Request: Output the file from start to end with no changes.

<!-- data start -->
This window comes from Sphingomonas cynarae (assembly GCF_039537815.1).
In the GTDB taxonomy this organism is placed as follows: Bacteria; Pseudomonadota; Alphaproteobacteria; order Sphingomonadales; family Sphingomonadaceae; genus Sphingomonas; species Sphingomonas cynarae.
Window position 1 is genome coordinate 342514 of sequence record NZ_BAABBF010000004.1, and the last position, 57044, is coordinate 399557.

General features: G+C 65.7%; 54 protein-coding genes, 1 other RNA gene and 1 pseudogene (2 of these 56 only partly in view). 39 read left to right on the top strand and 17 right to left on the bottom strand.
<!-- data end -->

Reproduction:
This window comes from Sphingomonas cynarae (assembly GCF_039537815.1).
In the GTDB taxonomy this organism is placed as follows: Bacteria; Pseudomonadota; Alphaproteobacteria; order Sphingomonadales; family Sphingomonadaceae; genus Sphingomonas; species Sphingomonas cynarae.
Window position 1 is genome coordinate 342514 of sequence record NZ_BAABBF010000004.1, and the last position, 57044, is coordinate 399557.

General features: G+C 65.7%; 54 protein-coding genes, 1 other RNA gene and 1 pseudogene (2 of these 56 only partly in view). 39 read left to right on the top strand and 17 right to left on the bottom strand.